Jamaica Plain, Architectural & Community History Workshop
In 1800, Jamaica Plain was a quiet agricultural and residential district a few miles west of downtown Boston. The hilly landscape’s numerous farms and orchards provided fresh produce and milk to the nearby city. Along the shores of Jamaica Pond and on the banks of the Stony Brook, wealthy residents of Boston built extensive landscaped estates to which they retreated during hot summer months.
By 1900, the neighborhood boasted numerous industries and housed a dense and diverse population of immigrants, workers, and middle-class commuters. Breweries, tanneries, and other factories crowded new rail lines and banks of the increasingly polluted, and later covered-up, Stony Brook. Houses, schools, stores, and churches filled in the former farmlands. In winter, teams of men and horses harvested ice from Jamaica Pond’s frozen expanse, while busy street car lines were installed on the once quaint country roads. The idyllic, rural hinterland had become a thriving urban-industrial neighborhood of Boston.
The tension between Jamaica Plain’s rural past and urban future played out not only in the neighborhood’s landscape, but also in its political relationship with Boston. Originally, the district was part of the town of Roxbury. In 1851, however, wealthy residents led a successful campaign to form the Town of West Roxbury, which included Jamaica Plain. Meanwhile, Roxbury sought annexation with Boston. Jamaica Plain’s residents, proud of their regional heritage and fond of the landscape’s bucolic character, were reluctant to join forces with the expanding metropolis. However, as Jamaica Plain’s population surged with the influx of Irish and German immigrants and industry proliferated unchecked, its residents looked to the City of Boston to provide much-needed civic amenities and services. In 1874, West Roxbury’s residents voted for annexation with Boston.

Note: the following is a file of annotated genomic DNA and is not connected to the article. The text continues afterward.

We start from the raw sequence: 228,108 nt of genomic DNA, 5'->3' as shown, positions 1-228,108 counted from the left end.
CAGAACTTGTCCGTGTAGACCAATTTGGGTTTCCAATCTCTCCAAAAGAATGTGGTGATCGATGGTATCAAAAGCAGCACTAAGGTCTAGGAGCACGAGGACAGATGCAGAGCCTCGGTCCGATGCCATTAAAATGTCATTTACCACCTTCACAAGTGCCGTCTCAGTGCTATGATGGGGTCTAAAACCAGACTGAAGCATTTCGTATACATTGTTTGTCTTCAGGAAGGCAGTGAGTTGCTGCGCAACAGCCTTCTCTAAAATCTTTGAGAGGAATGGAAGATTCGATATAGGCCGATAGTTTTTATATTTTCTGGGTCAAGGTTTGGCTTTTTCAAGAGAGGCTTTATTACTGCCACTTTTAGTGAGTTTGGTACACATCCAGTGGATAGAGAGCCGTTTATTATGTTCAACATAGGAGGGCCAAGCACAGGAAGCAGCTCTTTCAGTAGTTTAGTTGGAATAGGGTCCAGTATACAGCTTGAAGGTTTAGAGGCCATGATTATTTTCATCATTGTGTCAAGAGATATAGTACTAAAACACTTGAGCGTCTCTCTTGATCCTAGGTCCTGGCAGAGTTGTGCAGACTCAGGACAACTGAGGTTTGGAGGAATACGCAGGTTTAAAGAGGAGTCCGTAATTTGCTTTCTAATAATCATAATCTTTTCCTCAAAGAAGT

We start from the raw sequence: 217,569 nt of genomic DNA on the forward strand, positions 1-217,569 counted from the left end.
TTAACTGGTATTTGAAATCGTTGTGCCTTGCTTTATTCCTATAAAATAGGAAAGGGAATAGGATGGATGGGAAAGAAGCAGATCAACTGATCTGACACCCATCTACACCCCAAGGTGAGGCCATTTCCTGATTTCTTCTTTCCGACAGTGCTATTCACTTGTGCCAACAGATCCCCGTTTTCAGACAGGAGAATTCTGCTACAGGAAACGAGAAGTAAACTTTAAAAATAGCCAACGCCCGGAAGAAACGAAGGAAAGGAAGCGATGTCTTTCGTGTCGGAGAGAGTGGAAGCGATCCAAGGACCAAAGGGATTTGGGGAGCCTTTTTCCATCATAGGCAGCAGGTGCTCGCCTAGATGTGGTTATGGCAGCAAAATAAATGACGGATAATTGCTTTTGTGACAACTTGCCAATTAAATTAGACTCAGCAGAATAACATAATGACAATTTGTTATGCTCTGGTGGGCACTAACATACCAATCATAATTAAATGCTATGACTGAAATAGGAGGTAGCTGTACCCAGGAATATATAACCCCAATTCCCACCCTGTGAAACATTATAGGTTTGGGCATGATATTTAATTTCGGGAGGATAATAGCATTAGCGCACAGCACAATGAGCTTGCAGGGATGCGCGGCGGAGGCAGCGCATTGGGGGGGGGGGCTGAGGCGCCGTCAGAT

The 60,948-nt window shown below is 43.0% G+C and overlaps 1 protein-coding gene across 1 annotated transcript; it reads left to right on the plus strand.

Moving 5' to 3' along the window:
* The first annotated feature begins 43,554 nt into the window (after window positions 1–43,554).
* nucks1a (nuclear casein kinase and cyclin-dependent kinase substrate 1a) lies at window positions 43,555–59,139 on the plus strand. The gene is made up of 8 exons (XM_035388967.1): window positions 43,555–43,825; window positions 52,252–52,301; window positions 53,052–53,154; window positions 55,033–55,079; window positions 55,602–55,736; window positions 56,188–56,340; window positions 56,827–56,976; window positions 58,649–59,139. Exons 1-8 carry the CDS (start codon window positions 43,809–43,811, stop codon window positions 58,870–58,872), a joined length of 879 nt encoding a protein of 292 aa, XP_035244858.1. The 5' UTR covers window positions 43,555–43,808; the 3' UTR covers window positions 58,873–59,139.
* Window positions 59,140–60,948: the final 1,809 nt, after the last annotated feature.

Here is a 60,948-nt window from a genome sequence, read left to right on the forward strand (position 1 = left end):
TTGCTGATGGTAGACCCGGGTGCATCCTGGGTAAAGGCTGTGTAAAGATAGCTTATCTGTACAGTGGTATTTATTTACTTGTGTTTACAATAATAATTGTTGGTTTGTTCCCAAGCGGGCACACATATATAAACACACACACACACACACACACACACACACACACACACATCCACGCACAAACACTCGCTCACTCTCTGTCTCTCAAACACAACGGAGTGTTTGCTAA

Jamaica Plain’s profound transformation from a rural hamlet into an urban-industrial neighborhood can still be read in the neighborhood’s built environment. Over the course of a semester, a group of students in the Boston Architectural and Community Workshop examined Jamaica Plain’s buildings and landscapes to better understand these processes of urbanization, industrialization, and immigration. By focusing on residential patterns, institutional buildings, and industrial operations, we came to see how Jamaica Plain’s history is embedded in its built environment. Below you will find a representative sample of students’ work.
Open this story map on Bromley Park as a residential square as a full page viewer here.
Open this story of the institutions in Jamaica Plan as a full page viewer here.